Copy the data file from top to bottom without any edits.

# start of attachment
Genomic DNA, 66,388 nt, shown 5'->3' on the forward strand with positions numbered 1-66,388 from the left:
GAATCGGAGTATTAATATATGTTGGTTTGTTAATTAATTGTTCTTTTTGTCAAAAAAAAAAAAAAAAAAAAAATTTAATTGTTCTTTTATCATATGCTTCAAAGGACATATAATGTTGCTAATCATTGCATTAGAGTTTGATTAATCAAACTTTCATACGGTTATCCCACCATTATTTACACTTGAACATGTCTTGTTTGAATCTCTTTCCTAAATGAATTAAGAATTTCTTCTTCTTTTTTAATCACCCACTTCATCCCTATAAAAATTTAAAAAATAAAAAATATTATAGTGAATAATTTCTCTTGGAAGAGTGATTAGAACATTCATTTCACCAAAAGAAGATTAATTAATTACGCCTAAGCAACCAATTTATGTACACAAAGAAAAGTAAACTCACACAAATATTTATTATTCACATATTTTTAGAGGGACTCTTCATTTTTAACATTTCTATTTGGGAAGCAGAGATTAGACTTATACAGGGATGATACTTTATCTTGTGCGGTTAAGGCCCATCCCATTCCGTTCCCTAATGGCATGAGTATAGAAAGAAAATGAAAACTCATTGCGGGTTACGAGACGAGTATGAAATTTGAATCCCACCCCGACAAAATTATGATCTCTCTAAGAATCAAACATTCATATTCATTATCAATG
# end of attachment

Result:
Genomic DNA, 66,388 nt, shown 5'->3' on the forward strand with positions numbered 1-66,388 from the left:
GAATCGGAGTATTAATATATGTTGGTTTGTTAATTAATTGTTCTTTTTGTCAAAAAAAAAAAAAAAAAAAAAATTTAATTGTTCTTTTATCATATGCTTCAAAGGACATATAATGTTGCTAATCATTGCATTAGAGTTTGATTAATCAAACTTTCATACGGTTATCCCACCATTATTTACACTTGAACATGTCTTGTTTGAATCTCTTTCCTAAATGAATTAAGAATTTCTTCTTCTTTTTTAATCACCCACTTCATCCCTATAAAAATTTAAAAAATAAAAAATATTATAGTGAATAATTTCTCTTGGAAGAGTGATTAGAACATTCATTTCACCAAAAGAAGATTAATTAATTACGCCTAAGCAACCAATTTATGTACACAAAGAAAAGTAAACTCACACAAATATTTATTATTCACATATTTTTAGAGGGACTCTTCATTTTTAACATTTCTATTTGGGAAGCAGAGATTAGACTTATACAGGGATGATACTTTATCTTGTGCGGTTAAGGCCCATCCCATTCCGTTCCCTAATGGCATGAGTATAGAAAGAAAATGAAAACTCATTGCGGGTTACGAGACGAGTATGAAATTTGAATCCCACCCCGACAAAATTATGATCTCTCTAAGAATCAAACATTCATATTCATTATCAATG